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Twitter/Nathestevens
UK News

Home Office refuses asylum and questions man's understanding of 'peaceful Christianity'

Nathan Stevens who describes himself as an Immigration case worker has posted excerpts from the Home Office letter on twitter.

It contains quotes from Leviticus, Matthew, Exodus and Revelation.

It's alleged the asylum seeker had described Christianity as a religion of peace in contrast to Islam as a religion of violence and so the letter contains Biblical extracts randomly quoted to demonstrate that the Christian Bible contains examples of violence.

Nathan Stevens describes himself on Twitter as: "genuinely shocked to read this unbelievably offensive diatribe being used to justify a refusal of asylum."

A Home Office spokesperson said:

"This letter is not in accordance with our policy approach to claims based on religious persecution, including conversions to a particular faith.

"We continue to work closely with key partners, including the APPG on International Freedom of Religion and a range of faith groups, to improve our policy guidance and training provided to asylum decision-makers so that we approach claims involving religious conversion in the appropriate way."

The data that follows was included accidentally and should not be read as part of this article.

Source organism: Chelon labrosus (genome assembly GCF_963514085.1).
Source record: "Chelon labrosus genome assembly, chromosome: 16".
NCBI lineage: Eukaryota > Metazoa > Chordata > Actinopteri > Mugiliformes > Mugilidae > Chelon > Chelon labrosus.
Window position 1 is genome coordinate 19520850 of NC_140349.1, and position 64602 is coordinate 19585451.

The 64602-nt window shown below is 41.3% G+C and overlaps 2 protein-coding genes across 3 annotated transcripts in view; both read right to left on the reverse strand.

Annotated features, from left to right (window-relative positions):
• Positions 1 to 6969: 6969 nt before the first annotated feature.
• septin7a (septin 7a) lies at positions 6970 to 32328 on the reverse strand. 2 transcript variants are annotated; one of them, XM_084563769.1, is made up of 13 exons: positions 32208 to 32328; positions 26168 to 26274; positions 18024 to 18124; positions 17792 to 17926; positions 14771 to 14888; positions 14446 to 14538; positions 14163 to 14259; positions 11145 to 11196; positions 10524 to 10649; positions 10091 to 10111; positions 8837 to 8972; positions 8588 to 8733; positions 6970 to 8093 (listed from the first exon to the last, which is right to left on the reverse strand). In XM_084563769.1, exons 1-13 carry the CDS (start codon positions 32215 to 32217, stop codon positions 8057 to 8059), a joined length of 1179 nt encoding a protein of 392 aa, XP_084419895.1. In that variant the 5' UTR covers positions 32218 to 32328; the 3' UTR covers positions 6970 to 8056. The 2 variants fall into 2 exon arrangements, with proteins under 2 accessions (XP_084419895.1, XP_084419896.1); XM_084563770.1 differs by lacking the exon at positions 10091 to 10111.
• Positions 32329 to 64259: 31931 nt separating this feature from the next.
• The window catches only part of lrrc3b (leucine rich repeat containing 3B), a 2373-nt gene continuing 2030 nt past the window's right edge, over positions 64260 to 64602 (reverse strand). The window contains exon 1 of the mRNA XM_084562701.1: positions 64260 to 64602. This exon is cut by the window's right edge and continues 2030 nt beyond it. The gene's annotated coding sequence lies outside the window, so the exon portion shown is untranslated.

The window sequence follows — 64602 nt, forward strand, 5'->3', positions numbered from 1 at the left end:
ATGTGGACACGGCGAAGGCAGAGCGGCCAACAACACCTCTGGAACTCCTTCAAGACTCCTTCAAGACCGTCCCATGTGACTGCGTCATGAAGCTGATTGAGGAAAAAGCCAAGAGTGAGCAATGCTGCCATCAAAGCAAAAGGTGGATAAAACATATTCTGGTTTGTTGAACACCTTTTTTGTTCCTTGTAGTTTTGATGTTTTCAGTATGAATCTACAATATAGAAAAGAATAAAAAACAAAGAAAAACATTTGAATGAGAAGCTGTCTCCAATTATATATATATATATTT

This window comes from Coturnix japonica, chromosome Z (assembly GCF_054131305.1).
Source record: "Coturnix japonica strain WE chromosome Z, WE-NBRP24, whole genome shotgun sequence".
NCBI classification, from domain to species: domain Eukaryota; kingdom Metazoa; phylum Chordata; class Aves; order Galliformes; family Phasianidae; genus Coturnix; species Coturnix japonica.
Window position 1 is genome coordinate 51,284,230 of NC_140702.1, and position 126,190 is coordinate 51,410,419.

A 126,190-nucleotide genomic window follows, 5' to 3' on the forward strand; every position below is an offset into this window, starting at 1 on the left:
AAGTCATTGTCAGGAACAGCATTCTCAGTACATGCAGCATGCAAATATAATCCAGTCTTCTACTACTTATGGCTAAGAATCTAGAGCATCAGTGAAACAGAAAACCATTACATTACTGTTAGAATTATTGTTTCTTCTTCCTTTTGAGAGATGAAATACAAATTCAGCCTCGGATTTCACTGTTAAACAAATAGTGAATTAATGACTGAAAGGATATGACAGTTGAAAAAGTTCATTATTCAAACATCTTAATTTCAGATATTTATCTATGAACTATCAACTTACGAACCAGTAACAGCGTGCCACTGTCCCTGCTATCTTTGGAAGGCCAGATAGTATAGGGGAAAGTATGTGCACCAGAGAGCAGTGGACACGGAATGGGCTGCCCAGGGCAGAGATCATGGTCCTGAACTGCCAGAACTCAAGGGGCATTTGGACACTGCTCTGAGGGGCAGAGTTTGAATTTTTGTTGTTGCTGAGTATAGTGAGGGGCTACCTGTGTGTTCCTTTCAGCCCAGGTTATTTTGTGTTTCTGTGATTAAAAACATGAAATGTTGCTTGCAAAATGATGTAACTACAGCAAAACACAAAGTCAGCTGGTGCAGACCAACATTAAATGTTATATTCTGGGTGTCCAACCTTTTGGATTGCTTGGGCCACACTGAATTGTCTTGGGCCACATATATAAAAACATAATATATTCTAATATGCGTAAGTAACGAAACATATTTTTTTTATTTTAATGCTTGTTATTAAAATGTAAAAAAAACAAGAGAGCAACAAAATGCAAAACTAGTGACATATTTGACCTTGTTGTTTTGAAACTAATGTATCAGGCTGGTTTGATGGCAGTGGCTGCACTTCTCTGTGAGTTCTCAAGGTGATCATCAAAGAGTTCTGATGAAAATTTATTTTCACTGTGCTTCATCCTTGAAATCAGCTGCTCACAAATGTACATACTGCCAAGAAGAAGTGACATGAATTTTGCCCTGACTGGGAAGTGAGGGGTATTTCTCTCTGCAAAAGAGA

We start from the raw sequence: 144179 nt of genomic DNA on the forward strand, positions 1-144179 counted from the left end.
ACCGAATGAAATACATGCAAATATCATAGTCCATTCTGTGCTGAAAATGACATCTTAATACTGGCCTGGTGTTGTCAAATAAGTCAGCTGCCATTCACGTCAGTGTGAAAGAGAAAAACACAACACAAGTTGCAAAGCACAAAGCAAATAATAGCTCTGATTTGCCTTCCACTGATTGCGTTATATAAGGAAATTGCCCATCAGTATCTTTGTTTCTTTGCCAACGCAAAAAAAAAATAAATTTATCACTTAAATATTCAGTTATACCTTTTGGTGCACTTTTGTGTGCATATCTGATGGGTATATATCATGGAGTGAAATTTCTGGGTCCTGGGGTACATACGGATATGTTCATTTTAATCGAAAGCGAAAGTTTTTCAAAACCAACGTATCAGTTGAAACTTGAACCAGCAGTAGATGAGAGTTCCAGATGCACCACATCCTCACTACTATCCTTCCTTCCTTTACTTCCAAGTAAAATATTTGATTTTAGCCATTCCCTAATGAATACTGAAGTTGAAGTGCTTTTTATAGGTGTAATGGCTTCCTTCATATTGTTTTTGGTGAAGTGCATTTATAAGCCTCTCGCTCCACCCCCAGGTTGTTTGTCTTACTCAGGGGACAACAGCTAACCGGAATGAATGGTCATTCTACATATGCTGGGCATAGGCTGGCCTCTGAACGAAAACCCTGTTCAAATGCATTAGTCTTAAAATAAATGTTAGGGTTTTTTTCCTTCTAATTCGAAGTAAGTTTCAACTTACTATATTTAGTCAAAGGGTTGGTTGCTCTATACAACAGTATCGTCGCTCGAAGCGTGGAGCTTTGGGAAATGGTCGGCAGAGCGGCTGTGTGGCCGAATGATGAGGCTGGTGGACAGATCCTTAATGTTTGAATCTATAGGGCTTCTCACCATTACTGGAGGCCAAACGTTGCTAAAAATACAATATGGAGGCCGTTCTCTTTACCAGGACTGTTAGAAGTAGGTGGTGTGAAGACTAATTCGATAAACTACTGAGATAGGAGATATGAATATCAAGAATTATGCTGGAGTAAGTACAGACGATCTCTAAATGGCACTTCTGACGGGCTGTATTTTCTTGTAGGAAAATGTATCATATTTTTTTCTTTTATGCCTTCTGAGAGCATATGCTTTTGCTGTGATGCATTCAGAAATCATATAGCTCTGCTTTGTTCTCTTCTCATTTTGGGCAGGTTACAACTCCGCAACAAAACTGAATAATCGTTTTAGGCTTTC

It has emerged previously that asylum seekers claiming to have converted to Christianity have been asked questions at interview such as naming the Ten Commandments or the date of Pentecost.

Christian converts face persecution in countries such as Iran and Pakistan and so conversion to Christianity, whether genuine or not, is often claimed by asylum seekers as a reason for granting them asylum.

The Church of England's Bishop of Durham, Paul Butler said:
 
"I am extremely concerned that a Government department could determine the future of another human being based on such a profound misunderstanding of the texts and practices of faith communities. To use extracts from the Book of Revelation to argue that Christianity is a violent religion is like arguing that a Government report on the impact of Climate Change is advocating drought and flooding.
 
"It is good that the Home Office has recognised that this decision is inconsistent with its policies and that its staff need better training, but the fact that these comments were made at all suggests that the problem goes deeper than a lack of religious literacy among individual civil servants and indicates that the management structures and ethos of the Home Office, when dealing with cases with a religious dimension, need serious overhaul."  

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